A starting point for the work on show in the Knitting Time exhibition is a collection of poems which explore personal narratives from infancy to the present time. The stories stem from my induction as an infant into the delusionary belief system of the Jehovah’s Witnesses. My mum became lost to strange beliefs after the JWs kicked us all out as representatives of Satan come to disturb the flock. One of her beliefs involved the ascribing of animal spirits to individuals and groups of people. As a child I was ‘Mole’ and I still sign much of my artwork accordingly in her affectionate memory.
There are many State-sanctified psychotic belief systems. It just depends how many agree to subscribe to any particular ‘belief’ as to whether it gets labeled ‘psychotic’. If you’re in a club with only one member, the chances are you’ll be in trouble, unless you learn to shut up.
All religious or spiritual belief has an element of ‘psychosis’ about it – not that ‘psychosis’ is necessarily a bad thing, depending on how you look at it. In its original meaning the term is derived from the Greek psyche, meaning ‘soul,’ ‘mind,’ or ‘breath.’ It was regarded as the animating principle in life. From that Greek ideology came the modern hierarchy which places the spirit and the mind above matter. The poor old material world is not giving much credo, which is possibly why we care so little collectively about plundering and destroying the earth and for that matter for torturing the ‘mad’ who as a general rule tend to not like what the human race is doing to itself.
Knitting Time illustrates ‘loss’ as a guiding principle for existence and for creativity. I’ve never fitted into the world, which is no bad thing. I was taught from an early age by JWs that the world would end when I was 17 in 1975. And so I’ve spent 38 years living with a sense of mourning the ‘end’ that never came and in grief for the injustices perpetrated against my mum in the name of psychiatry. Psychiatry – like much of humanity and especially organised religion – continues to be as deluded as ever in the way it treats people.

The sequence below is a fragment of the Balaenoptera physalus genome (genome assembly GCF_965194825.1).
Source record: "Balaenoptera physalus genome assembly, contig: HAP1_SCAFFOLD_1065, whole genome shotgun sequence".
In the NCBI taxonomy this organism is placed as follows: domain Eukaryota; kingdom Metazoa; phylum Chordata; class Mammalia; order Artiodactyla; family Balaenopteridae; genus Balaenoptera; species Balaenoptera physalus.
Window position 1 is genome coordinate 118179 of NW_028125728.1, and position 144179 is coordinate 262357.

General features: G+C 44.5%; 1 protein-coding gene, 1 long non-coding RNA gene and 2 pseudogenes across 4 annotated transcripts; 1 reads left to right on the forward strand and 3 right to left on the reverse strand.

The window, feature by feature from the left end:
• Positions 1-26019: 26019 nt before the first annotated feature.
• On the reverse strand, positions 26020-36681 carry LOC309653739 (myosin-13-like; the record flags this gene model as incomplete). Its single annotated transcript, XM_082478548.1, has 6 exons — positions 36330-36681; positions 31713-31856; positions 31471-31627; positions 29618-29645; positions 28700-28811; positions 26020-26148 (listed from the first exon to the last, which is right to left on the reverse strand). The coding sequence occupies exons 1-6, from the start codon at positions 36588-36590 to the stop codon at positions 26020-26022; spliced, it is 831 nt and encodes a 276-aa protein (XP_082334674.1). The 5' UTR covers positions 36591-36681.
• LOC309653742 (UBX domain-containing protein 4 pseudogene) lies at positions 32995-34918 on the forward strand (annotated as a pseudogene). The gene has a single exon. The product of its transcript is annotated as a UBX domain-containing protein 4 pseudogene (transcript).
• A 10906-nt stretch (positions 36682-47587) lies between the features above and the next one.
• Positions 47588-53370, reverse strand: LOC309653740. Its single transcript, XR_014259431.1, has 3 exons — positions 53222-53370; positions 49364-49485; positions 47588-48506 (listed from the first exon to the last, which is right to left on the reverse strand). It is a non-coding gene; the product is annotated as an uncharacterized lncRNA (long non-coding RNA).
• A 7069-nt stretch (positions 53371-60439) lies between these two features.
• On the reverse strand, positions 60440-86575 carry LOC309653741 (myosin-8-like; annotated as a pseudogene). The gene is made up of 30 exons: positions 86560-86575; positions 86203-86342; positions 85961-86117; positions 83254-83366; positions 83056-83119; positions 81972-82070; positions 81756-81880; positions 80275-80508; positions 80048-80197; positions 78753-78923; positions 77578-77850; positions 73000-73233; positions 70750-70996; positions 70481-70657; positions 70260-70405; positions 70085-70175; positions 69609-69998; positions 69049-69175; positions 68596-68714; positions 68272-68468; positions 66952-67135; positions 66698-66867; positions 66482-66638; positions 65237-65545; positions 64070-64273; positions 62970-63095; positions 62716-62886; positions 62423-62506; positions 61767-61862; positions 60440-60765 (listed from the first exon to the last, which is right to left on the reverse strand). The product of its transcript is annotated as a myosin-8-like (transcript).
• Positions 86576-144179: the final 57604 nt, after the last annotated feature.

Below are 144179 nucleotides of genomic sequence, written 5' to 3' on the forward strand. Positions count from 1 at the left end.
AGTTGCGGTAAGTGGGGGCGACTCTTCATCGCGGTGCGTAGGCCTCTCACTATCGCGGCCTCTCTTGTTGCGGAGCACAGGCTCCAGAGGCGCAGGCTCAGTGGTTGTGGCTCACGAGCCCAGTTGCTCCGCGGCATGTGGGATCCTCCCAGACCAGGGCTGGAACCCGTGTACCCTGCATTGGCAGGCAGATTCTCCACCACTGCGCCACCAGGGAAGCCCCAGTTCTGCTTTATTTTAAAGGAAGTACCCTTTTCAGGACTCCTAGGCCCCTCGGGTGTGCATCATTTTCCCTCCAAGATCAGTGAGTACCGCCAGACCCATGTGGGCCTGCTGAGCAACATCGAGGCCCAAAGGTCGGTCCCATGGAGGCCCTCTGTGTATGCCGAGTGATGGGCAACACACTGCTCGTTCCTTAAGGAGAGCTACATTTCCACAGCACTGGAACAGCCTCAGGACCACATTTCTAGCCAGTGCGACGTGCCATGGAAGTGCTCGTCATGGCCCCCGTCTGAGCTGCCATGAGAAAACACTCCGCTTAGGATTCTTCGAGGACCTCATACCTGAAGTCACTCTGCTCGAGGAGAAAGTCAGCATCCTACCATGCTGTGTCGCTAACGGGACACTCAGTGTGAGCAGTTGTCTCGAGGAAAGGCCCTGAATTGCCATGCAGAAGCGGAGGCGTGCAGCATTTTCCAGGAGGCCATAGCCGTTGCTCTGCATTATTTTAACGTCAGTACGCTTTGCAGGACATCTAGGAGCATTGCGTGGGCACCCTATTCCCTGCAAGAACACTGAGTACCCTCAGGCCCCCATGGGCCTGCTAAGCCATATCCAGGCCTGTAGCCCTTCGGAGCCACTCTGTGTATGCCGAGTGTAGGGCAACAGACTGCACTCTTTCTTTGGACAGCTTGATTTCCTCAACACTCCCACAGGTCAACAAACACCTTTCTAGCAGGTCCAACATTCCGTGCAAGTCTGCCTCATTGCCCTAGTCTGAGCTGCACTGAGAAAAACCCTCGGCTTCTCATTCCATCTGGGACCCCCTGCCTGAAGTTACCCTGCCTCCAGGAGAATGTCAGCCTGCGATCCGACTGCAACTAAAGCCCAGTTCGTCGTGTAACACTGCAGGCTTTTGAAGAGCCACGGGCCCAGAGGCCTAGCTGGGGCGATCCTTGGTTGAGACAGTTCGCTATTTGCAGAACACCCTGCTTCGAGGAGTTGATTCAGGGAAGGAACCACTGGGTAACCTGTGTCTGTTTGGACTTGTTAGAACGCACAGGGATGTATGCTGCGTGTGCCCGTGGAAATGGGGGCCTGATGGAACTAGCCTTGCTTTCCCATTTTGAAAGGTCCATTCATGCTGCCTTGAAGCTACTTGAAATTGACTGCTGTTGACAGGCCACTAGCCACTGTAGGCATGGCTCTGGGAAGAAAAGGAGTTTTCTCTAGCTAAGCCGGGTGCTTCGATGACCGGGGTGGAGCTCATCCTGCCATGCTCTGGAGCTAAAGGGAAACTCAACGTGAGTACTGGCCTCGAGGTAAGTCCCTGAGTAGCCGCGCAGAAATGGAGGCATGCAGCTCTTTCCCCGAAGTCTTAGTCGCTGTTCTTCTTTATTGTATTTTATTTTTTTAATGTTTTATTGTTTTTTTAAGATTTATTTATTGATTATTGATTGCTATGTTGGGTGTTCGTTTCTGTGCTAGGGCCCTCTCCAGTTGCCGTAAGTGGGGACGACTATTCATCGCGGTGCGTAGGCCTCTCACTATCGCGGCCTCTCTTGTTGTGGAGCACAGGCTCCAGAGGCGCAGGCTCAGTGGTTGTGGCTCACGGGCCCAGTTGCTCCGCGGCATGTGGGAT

The audio-descriptive sound installation in the exhibition describe a selection of ten of the works including work made during our workshop programme expounding on personal stories that underpin the making of those pieces. I’ve a history since infancy of getting lost in dreams and hallucinations; of entering a world which is outside of time. Much of the art and poetry here is based on those experiences, which have often been very profound and beautiful.
At the same time as expressing a ‘spiritual’ world, seeing angels and so forth… I’m no believer in the hierarchy we’ve adopted from the early Greeks. As Antonin Artaud put it so eloquently in his essay Shit to the Spirit: “The spirit was never anything but the parasite of man, the ringworm of his worthy body when the body was no more than an animalcule swimming around and having no desire to be worthy of existing.”
And therein lies the dilemma of who we are and why we’re here? Knitting Time is a piece of my dealing with that conundrum.
I hope you find the exhibition thought-provoking and would love to hear your thoughts on these concerns.